The defiled mind, with its attachment to the falsely understood self, establishes an erroneous duality between that self and the rest of being. Reflecting upon that duality, it establishes a false view of the world, seeing it as something entirely independent and separate from the self. Then it creates concept after concept for the various phenomena it observes in being, separating and dividing them from each other. The tendency to dissect being and divide it into independent, non-related atomic parts then requires a view to the world which coordinates them all in a theory that explains them and the whole realm of being. The defiled mind, therefore, is said to characterize the various phenomena which it perceives and imputes essentialities upon them due to such characterizations, creating false views as to the realm of being but also to the self which it essentializes and opposes against them all. With defiled minds, ignorance of reality as it is remains a problem for us, because we deliberate and act according to the false concepts which we impute on the world, concepts which try to separate and divide the world instead of seeing the integral unity which lies behind all being. We must realize the error in this as the first step towards correcting the problem. We must transcend the normal way of viewing reality and see, with the great enlightened saints of old, “the harmonious synthesis of everything ineffably interconnected in the unfolding of a single, harmonious cosmos…”
The problem with discursive reasoning and the conceptual wisdom which flows from it is that it comes out of thoughts and words which impose a dualistic understanding upon being. It divides what is fundamentally united because it is incapable of understanding and realizing distinctions without dualistically dividing up being. Intellectually, analytically, we can be led to see the problems inherent in such dualism; we can come to realize the logic which demonstrates why such dualism will always lead away from the truth, and so we can attain a level of non-dualistic thinking, but in doing so, we will have not attained the undefiled mind with its nonconceptual, higher form of wisdom: we will have attained, as Vasubandhu explains in his commentary on Mahāyānasaṃgraha by his brother, Asaṅga, a form of wisdom which is the foundation by which we begin our search for and hopeful attainment of nonconceptual wisdom and with it, the realization of the truth which transcends such realization:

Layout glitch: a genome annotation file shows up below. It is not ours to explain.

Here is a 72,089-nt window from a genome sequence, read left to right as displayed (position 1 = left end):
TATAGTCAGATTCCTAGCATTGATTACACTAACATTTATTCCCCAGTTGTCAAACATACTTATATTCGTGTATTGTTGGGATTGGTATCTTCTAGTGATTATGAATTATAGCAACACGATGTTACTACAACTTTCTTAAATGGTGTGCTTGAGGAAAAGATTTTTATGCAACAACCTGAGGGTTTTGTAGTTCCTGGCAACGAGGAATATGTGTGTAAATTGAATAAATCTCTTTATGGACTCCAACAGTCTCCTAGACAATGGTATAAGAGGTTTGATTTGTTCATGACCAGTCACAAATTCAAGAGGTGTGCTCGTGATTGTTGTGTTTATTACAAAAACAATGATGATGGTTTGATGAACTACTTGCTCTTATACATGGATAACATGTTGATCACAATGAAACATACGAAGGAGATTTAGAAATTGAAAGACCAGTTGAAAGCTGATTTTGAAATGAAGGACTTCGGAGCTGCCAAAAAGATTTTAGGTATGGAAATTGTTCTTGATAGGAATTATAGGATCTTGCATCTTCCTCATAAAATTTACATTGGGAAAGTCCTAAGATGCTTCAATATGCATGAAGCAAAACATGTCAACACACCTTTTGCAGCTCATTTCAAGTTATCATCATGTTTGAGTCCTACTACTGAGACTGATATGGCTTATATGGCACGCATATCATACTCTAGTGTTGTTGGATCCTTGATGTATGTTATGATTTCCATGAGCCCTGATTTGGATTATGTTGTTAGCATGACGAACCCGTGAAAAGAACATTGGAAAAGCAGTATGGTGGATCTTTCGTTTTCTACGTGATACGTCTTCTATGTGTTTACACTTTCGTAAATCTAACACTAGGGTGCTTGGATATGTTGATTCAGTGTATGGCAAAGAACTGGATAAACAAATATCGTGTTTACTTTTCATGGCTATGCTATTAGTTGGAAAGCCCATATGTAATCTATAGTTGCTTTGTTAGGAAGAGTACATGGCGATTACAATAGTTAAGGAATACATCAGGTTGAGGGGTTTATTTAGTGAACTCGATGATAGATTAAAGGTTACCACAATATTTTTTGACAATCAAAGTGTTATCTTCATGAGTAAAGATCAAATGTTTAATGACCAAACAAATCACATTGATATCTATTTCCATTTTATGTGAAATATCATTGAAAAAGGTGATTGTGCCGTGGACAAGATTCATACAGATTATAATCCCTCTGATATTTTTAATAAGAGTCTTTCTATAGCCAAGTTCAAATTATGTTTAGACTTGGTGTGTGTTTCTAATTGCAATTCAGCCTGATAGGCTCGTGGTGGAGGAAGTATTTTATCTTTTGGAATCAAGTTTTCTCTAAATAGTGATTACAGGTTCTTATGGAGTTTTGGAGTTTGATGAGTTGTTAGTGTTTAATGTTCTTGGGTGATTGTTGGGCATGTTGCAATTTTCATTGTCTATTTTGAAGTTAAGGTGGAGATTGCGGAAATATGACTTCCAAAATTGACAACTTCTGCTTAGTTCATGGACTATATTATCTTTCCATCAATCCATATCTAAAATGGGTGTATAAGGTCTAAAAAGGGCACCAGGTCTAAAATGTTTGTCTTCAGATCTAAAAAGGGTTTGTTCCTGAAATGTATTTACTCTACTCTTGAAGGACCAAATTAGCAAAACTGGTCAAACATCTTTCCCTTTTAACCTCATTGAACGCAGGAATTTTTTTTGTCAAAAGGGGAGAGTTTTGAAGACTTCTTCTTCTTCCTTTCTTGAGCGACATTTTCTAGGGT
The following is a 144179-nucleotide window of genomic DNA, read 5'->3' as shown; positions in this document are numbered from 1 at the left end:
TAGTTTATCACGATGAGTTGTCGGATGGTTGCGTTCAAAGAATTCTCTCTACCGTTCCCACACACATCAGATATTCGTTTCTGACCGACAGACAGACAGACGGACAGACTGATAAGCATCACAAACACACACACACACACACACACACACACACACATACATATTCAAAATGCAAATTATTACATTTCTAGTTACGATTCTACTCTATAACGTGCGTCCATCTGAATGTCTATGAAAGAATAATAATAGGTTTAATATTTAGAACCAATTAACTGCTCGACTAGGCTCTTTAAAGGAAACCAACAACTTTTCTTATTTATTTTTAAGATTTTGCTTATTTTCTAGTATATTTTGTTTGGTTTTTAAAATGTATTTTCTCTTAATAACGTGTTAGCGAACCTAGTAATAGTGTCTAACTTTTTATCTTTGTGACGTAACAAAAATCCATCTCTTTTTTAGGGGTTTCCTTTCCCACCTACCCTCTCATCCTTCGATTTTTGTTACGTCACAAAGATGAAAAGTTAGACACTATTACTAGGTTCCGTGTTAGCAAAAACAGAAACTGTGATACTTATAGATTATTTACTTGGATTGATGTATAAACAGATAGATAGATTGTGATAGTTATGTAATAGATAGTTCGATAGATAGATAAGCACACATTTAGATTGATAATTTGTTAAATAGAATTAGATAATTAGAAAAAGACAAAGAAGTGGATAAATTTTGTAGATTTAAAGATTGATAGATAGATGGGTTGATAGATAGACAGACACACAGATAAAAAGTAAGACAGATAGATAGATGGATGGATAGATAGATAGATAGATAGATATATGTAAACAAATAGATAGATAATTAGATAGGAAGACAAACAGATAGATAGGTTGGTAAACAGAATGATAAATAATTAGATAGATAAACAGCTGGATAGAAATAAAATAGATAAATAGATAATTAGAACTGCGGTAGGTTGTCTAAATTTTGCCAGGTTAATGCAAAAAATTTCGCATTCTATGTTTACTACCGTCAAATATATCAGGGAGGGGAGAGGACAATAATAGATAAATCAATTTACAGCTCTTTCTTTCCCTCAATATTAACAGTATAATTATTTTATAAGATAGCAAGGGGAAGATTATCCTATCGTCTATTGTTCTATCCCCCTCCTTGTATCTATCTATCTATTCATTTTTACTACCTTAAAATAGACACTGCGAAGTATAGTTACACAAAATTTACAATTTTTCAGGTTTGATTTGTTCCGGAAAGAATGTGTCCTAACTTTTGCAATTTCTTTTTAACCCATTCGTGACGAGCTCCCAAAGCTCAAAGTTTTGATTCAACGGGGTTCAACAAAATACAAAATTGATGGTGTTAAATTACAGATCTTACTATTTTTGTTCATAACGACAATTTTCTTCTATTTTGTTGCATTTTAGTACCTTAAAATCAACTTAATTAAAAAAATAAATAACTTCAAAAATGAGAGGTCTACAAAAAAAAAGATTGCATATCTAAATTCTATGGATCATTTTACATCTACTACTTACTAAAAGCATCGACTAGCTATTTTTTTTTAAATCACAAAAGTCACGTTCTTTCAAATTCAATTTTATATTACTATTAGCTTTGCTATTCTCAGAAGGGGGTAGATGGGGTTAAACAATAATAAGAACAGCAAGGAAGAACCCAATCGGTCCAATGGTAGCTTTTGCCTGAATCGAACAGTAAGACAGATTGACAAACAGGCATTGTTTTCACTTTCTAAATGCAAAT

Here, nonconceptual wisdom is asserted to be superior prajñā. This [nonconceptual wisdom] is of three types: (a) nonconceptual wisdom arising from effort, that is, analytical nonconceptual [wisdom], (b) actual [nonconceptual wisdom], and (c) [the wisdom] attained subsequently to that [nonconceptual wisdom]. In terms of prajñā, (a) [analytical nonconceptual wisdom] is the first superior prajñā. (b) The [nonconceptual] prajñā whose character is internal [personal experience] is the second superior prajñā. (c) The prajñā that is supported [by the second one] is the third superior prajñā. Since [actual] nonconceptual [wisdom] is what is to be accomplished, this very [wisdom] is therefore the result, while analytical [wisdom] serves as its cause. The [nonconceptual wisdom] that represents the result also serves as the cause of subsequently attained [wisdom]. Therefore, once this [nonconceptual wisdom] has been accomplished, both of the [other two] will have been accomplished too.